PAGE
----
Throughout the course of our years, we all experience a loss at some point in our lives. In fact, statistics show that 1 in 5 children will experience the death of someone close to them before 18 years of age. Feelings of grief and loss are not always associated with death, however, but commonly surface after a loss of some kind – whether it is the loss of a loved one, a severed relationship, a pregnancy, a pet, or a job.
When a person loses something or someone valuable to them, feelings of grief can be overbearing. Grief can leave a person feeling sad, hopeless, isolated, irritable, and numb by affecting them mentally, emotionally, and physically. It’s important to understand that healing from grief is a process and everyone copes with this emotion differently.
Many people don’t know what to say or do when a person is grieving, but be sure to have patience with the individual (including yourself) throughout the entire process.
An alternative treatment method includes psychotherapy. Through psychotherapy, a patient may:
· Improve coping skills
· Reduce feelings of blame and guilt
· Explore and process emotions
Grief is normal and natural and often deeply painful response to losing someone you love. The death of a loved one is the most common way we think of loss. The death of a loved one is the most common way we think of loss, but many other significant changes in one's life can involve loss and grief. Everyone experiences loss and grief at some time in their live. The more significant the loss, the more intense the grief is likely to be. There is no roadmap for grief.
Each individual experiences and expresses grief differently. One person may withdraw and feel helpless. Another person might be angry and want to take some action. No matter what the reaction, the grieving person needs the support of others to help them heal. A helper needs to anticipate the possibility of a wide range of emotions and behaviors, accept the grieving persons reactions, and respond accordingly. Therefore, it is often useful for the person in grief and for the helper to have informations about the grieving process.
The Process of Grief
The process of grief and loss looks different for everyone. Time patience, courage and support are necessary. The grieving person will likely experience many emotions and changes throughout their grieving process. . In the beginning there can be shock, followed by a long process of grieving. Grief is not linear. One never gets over the loss of loved one. there is life before the loss and life after. For the person grieving life will forever look different. It's important to understand this. There is no getting back to normal.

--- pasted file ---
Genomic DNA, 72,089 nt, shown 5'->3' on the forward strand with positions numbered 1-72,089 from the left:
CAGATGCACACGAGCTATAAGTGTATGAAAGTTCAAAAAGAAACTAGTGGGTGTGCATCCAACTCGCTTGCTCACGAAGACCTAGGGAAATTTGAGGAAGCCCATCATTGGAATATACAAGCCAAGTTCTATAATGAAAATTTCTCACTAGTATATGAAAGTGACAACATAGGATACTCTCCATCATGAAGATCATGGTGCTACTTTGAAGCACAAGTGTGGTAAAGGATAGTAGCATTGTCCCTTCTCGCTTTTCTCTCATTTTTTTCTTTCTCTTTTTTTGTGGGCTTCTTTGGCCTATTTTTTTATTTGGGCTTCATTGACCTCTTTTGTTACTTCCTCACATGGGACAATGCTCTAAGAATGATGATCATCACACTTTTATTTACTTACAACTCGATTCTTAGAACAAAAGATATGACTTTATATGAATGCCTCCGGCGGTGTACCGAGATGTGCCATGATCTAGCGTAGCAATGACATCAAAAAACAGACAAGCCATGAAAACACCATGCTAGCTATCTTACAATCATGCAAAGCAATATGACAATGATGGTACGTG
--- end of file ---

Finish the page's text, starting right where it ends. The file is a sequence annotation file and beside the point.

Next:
SHOCK- is often the initial reaction to loss. Shock is the persons emotional protection from being too suddenly overwhelmed by the loss. While in shock the person may not be able to make even the simple decisions. They may forget their keys and small things because their brains are on overload. Friends and family may need to simply sit and listen and help the person with basic needs like eating and drinking water. Answering phone calls and daily overwhelming tasks.
SUFFERING- this is the long period of grief during which the person comes to terms with the reality of the loss. The suffering process typically involves a wide range of feelings, thoughts, and behaviors. as well as chaotic and disorganized state of mind. Every person processes this phase differently there is no guide book for loss.
SADNESS- this is a common feeling in grief and loss. A person can cry often and the sadness can be intense and felt as emptiness and despair. It is when the deep grief sets in and one comes to terms with the fact that their loved one isn't coming back.
ANGER- This is confusing for the person grieving. Anger is a response to feeling powerless, frustrated or even abandoned. Anger is common respond to feeling threatened. A significant loss can threaten a persons basic beliefs about self and about life in general. Anger may be directed at self, or at God, or at life in general for the injustice of the loss. Sometimes a person can even be angry at a loved one for dying.
GUILT- Guilt is a common reaction to things the griever did or failed to do before the loss. Memories of hurtful things said, loving things left unsaid, and not having been kind enough when the change was available. Actions not taken that might have prevented the loss is common. This can be a period of self blame.
ANXIETY-Anxiety can range from mild insecurity to strong panic attacks. It can also be fleeting or persistent. Often people grieving become anxious about their ability to take care of themselves following a loss. They may become concerned about the well being of other loved ones.
PHYSICAL, BEHAVIORAL AND COGNITIVE SYMPTOMS- Often grief is accompanied by periods of fatigue, loss of interest in things that were one enjoyable. Changes in sleeping and eating patterns, confusion, preoccupation and loss of concentration. Suffering is the most painful and protracted state for the person grieving. These stages are part of the process and can be necessary. The body can experience signs and symptoms of the loss. It is often good to seek professional help.
RECOVERY- The loss of a loved one never goes away. The goal of grieving is not to eliminate all of the pain and memories of the loss. The goal is to find a way to honor yourself and your loved one. To begin to accept the loss and find ways to honor your loved one. Often during this phase people chose to advocate for a cause, or create something in honor of their lost loved one. They want their loved on to know they mattered. Recovery looks different for everyone, there is no timeline.
GUIDELINES FOR HELPING